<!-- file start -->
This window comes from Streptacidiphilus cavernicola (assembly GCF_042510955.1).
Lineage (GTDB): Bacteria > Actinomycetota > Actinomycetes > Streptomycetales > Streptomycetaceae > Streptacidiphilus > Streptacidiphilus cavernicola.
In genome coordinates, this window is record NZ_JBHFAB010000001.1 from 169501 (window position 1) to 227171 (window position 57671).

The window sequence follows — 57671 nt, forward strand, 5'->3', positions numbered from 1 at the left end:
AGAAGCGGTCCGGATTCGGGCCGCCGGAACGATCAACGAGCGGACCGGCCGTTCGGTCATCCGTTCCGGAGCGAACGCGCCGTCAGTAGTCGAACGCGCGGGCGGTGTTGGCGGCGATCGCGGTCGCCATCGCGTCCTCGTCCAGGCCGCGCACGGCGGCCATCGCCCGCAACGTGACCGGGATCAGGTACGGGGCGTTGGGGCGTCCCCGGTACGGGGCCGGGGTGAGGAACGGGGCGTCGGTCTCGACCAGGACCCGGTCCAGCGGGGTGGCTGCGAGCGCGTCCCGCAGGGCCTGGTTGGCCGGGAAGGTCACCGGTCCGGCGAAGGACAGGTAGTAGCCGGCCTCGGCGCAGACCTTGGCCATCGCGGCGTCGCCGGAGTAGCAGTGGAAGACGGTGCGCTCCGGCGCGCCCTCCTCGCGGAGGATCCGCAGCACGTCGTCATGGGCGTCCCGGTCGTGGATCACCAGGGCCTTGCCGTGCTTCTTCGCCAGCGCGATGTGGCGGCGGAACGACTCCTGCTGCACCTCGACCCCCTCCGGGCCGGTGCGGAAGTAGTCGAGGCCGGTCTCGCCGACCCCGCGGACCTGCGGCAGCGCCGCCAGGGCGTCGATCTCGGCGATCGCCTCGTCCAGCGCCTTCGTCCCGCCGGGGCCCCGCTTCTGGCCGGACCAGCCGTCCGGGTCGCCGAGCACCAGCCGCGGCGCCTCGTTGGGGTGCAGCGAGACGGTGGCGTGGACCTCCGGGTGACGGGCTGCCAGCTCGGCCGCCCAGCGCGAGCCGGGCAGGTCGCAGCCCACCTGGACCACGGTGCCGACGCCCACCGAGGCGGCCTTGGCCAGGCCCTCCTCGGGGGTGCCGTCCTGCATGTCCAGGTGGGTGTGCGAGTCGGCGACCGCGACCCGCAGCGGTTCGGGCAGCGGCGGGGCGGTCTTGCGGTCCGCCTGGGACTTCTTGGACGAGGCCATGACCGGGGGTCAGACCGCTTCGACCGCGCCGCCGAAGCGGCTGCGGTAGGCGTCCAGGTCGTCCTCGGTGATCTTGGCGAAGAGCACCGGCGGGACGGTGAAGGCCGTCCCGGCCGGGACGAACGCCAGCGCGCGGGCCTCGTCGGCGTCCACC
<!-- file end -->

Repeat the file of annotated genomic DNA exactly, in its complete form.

This window comes from Streptacidiphilus cavernicola (assembly GCF_042510955.1).
Lineage (GTDB): Bacteria > Actinomycetota > Actinomycetes > Streptomycetales > Streptomycetaceae > Streptacidiphilus > Streptacidiphilus cavernicola.
In genome coordinates, this window is record NZ_JBHFAB010000001.1 from 169501 (window position 1) to 227171 (window position 57671).

The window sequence follows — 57671 nt, forward strand, 5'->3', positions numbered from 1 at the left end:
AGAAGCGGTCCGGATTCGGGCCGCCGGAACGATCAACGAGCGGACCGGCCGTTCGGTCATCCGTTCCGGAGCGAACGCGCCGTCAGTAGTCGAACGCGCGGGCGGTGTTGGCGGCGATCGCGGTCGCCATCGCGTCCTCGTCCAGGCCGCGCACGGCGGCCATCGCCCGCAACGTGACCGGGATCAGGTACGGGGCGTTGGGGCGTCCCCGGTACGGGGCCGGGGTGAGGAACGGGGCGTCGGTCTCGACCAGGACCCGGTCCAGCGGGGTGGCTGCGAGCGCGTCCCGCAGGGCCTGGTTGGCCGGGAAGGTCACCGGTCCGGCGAAGGACAGGTAGTAGCCGGCCTCGGCGCAGACCTTGGCCATCGCGGCGTCGCCGGAGTAGCAGTGGAAGACGGTGCGCTCCGGCGCGCCCTCCTCGCGGAGGATCCGCAGCACGTCGTCATGGGCGTCCCGGTCGTGGATCACCAGGGCCTTGCCGTGCTTCTTCGCCAGCGCGATGTGGCGGCGGAACGACTCCTGCTGCACCTCGACCCCCTCCGGGCCGGTGCGGAAGTAGTCGAGGCCGGTCTCGCCGACCCCGCGGACCTGCGGCAGCGCCGCCAGGGCGTCGATCTCGGCGATCGCCTCGTCCAGCGCCTTCGTCCCGCCGGGGCCCCGCTTCTGGCCGGACCAGCCGTCCGGGTCGCCGAGCACCAGCCGCGGCGCCTCGTTGGGGTGCAGCGAGACGGTGGCGTGGACCTCCGGGTGACGGGCTGCCAGCTCGGCCGCCCAGCGCGAGCCGGGCAGGTCGCAGCCCACCTGGACCACGGTGCCGACGCCCACCGAGGCGGCCTTGGCCAGGCCCTCCTCGGGGGTGCCGTCCTGCATGTCCAGGTGGGTGTGCGAGTCGGCGACCGCGACCCGCAGCGGTTCGGGCAGCGGCGGGGCGGTCTTGCGGTCCGCCTGGGACTTCTTGGACGAGGCCATGACCGGGGGTCAGACCGCTTCGACCGCGCCGCCGAAGCGGCTGCGGTAGGCGTCCAGGTCGTCCTCGGTGATCTTGGCGAAGAGCACCGGCGGGACGGTGAAGGCCGTCCCGGCCGGGACGAACGCCAGCGCGCGGGCCTCGTCGGCGTCCACC